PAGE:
These are just some of the human costs. We all know that the monetary cost of this test is money desperately needed to enhance school programs. We urge the Board and superintendent to end the contract with NWEA. If we are going to use additional assessments beyond curriculum-based measurements, portfolio assessments, HSPE and MSP, then we need quality assessments that are aligned with our state's academic learning requirements. We strongly urge the Seattle School Board to direct District staff to discontinue the MAP and consult with teachers to find more appropriate and accurate measures of academic progress.

Respectfully,

21 members of Graham Hill Staff

And here's the NAACP press release:

After talking to number of administrators, teachers and education experts, the NAACP has decided to support teachers that have made the decision to take a stand against MAP testing. The MAP test does not reflect what students have learned over the course of a current school year. The test questions do not reflect the core curriculum that teachers within the district are encouraged or required to follow. A student that has done particularly well during the year in relation to the course work that is actually taught may do poorly on the MAP test due to no fault of his or her own. This creates an environment in which students that are putting their best foot forward may experience a potentially devastating self-esteem set back that could damage their future educational goals. It seems that success in the MAP test may be more reflective of the educational and/or economic successes of the child's parents.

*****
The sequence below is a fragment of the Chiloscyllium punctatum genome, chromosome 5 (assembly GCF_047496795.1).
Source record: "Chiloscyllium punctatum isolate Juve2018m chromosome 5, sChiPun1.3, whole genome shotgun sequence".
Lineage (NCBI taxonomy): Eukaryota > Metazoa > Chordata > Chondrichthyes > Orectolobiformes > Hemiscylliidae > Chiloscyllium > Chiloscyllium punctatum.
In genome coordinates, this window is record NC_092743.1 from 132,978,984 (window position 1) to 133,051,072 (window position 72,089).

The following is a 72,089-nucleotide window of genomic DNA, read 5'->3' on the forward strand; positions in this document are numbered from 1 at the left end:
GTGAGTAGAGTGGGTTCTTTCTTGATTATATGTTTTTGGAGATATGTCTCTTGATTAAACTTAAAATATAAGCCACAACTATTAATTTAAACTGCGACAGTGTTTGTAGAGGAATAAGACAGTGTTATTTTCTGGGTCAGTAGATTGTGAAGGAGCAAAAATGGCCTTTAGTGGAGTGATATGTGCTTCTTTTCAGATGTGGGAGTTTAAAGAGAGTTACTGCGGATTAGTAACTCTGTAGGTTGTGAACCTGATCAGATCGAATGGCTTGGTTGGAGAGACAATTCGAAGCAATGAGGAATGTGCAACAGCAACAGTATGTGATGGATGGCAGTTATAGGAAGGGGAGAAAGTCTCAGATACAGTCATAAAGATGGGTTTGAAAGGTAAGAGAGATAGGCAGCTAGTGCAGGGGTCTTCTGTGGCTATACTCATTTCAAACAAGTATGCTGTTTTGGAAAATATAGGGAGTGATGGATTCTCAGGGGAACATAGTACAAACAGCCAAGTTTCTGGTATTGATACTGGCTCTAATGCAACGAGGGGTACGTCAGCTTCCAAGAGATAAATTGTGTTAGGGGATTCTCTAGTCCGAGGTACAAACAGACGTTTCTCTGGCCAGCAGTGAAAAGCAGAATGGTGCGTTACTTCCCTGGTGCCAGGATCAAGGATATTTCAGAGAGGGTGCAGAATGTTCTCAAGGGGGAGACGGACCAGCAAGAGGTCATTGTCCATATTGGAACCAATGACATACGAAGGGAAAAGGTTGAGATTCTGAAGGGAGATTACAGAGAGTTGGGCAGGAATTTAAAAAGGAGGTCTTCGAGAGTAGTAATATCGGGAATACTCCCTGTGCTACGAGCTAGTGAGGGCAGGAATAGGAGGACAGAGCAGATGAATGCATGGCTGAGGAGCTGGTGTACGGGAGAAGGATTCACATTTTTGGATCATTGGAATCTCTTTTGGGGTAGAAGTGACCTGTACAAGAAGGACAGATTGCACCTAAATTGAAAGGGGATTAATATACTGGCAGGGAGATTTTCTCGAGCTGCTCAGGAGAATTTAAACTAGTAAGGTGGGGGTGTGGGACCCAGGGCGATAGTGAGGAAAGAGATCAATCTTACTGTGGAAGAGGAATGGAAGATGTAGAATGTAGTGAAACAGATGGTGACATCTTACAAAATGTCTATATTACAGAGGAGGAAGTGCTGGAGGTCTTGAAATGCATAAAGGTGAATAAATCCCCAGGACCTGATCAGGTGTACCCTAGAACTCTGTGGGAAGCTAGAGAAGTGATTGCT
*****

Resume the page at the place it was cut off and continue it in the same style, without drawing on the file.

The NAACP has also heard that many schools within the district are using the MAP test to assess which students should be placed into Advance Placement courses. This sort of tracking could have a devastating impact on children of color and children that find themselves living in poverty. Children who's parents may not have the resources to provide extracurricular learning activities may fair worse on this test than children who's parents have the education and/or resources to assist their children. This is an inequitable result. Advanced placement decisions should be based upon the academic work and success in relation to information that is actually taught to students.

When it comes to education, every moment of instruction time is critical. Because the MAP test is computerized, computer labs in Seattle Schools are often closed to teachers who are trying to teach their children the core curriculum for three to four weeks. This level of academic interruption is unacceptable.

It is an unfortunate reality that many students still do not have access to computers and other forms of valuable technology within their home. For some, the school computer lab is one of the few places where students have the opportunity to develop technical skills that will be critical to future academic and economic success. Three to four week closures of computer labs over the course of a school year will likely have an adverse impact on many students who may not have access to such resources elsewhere.

The NAACP has traditionally stood for equity and equality in education. We believe that the MAP test leads to inequitable results and opportunities. As a result, we believe that the test should be suspended and the teachers should be supported.

James Bible

Attorney at Law

President Seattle King County NAACP